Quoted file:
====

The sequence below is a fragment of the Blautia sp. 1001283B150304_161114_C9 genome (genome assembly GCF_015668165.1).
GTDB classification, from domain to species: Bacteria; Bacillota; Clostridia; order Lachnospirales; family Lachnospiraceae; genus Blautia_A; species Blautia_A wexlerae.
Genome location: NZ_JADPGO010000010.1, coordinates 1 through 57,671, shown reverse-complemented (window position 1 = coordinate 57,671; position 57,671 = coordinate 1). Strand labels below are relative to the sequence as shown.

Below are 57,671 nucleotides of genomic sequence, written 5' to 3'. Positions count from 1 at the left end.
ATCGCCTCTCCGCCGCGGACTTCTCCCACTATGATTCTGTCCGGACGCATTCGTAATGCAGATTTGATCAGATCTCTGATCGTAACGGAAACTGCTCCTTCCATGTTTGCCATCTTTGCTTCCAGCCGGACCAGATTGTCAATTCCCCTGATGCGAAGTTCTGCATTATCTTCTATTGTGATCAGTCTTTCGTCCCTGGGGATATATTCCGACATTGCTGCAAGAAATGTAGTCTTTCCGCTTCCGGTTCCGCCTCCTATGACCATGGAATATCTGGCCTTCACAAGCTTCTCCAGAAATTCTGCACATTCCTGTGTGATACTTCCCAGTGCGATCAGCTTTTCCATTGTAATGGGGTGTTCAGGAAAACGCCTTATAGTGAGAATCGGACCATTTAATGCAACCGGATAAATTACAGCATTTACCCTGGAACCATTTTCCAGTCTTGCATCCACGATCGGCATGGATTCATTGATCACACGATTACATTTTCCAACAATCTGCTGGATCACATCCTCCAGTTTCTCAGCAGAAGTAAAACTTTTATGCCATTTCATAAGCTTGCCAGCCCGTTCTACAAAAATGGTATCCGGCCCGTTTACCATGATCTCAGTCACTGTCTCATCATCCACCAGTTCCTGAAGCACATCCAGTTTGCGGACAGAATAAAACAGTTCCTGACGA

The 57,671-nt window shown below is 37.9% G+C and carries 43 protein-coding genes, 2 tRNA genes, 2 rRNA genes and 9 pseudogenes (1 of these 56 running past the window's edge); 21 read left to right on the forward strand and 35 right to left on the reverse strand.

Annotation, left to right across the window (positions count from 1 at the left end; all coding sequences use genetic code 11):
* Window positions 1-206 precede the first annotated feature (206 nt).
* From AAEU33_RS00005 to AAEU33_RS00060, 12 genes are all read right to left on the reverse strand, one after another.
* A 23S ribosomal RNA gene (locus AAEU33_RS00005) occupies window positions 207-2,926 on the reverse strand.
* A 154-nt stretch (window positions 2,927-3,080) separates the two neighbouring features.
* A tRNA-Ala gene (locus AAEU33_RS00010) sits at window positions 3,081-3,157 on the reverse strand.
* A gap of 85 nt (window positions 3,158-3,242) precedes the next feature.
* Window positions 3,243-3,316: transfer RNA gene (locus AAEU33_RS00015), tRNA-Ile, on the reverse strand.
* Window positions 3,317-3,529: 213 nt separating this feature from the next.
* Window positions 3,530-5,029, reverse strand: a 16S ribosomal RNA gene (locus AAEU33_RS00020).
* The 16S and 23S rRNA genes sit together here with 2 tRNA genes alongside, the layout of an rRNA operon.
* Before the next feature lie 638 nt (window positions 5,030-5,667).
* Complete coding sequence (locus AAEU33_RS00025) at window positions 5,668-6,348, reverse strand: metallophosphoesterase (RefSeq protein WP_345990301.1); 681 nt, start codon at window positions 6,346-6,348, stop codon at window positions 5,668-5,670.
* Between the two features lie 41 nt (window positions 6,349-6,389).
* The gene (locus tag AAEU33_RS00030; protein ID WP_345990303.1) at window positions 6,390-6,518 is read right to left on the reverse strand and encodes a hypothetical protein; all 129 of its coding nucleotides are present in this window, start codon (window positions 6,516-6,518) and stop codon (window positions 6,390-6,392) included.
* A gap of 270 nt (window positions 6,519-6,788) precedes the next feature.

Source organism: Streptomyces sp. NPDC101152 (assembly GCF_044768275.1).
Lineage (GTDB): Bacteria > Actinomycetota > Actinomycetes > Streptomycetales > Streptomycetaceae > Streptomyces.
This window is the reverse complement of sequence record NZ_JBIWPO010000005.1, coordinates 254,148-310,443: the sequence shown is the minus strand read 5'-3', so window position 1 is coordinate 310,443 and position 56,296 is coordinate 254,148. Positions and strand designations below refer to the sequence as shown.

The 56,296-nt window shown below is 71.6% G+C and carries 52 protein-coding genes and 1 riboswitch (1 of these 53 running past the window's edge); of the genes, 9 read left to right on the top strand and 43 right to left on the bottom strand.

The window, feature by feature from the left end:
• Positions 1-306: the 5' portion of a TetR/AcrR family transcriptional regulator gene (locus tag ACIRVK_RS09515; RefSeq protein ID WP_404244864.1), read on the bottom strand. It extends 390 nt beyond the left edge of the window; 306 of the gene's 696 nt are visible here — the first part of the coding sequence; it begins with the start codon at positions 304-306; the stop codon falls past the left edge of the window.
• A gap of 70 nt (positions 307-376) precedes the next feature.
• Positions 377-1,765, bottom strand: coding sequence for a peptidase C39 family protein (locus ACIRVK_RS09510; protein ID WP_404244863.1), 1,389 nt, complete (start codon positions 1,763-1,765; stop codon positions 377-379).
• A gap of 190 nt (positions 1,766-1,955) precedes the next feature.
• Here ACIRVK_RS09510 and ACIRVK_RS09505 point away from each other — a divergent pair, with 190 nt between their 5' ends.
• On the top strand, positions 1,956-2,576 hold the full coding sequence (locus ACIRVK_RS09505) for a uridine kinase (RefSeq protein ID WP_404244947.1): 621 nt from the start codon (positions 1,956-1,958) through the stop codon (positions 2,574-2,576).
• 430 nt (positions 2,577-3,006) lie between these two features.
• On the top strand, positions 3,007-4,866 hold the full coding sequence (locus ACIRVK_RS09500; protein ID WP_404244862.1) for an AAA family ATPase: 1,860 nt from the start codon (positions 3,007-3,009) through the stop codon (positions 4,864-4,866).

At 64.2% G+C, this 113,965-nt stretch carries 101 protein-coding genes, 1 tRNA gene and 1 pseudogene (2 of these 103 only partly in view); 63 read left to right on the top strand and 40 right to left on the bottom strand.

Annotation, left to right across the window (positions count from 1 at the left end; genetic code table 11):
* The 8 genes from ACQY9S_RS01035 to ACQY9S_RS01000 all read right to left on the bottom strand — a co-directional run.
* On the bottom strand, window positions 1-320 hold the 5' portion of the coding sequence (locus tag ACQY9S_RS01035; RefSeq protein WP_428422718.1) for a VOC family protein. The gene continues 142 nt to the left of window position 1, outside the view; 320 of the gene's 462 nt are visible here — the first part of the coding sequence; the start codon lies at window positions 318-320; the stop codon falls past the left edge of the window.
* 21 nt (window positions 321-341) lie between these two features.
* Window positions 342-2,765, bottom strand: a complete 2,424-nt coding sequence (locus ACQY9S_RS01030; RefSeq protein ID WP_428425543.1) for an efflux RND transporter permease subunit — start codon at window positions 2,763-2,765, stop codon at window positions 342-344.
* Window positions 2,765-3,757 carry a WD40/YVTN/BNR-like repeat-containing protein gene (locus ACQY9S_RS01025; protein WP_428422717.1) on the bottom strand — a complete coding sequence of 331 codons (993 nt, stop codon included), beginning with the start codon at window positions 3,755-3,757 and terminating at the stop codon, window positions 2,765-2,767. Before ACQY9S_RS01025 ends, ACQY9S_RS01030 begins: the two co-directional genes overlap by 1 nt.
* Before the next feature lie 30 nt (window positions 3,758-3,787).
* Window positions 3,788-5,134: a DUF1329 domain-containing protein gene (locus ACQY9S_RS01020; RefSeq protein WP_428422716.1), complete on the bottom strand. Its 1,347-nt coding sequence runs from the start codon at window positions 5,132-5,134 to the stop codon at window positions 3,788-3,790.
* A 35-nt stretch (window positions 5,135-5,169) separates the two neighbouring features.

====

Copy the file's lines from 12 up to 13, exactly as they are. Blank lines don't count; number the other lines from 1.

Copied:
* A tRNA-Ala gene (locus AAEU33_RS00010) sits at window positions 3,081-3,157 on the reverse strand.
* A gap of 85 nt (window positions 3,158-3,242) precedes the next feature.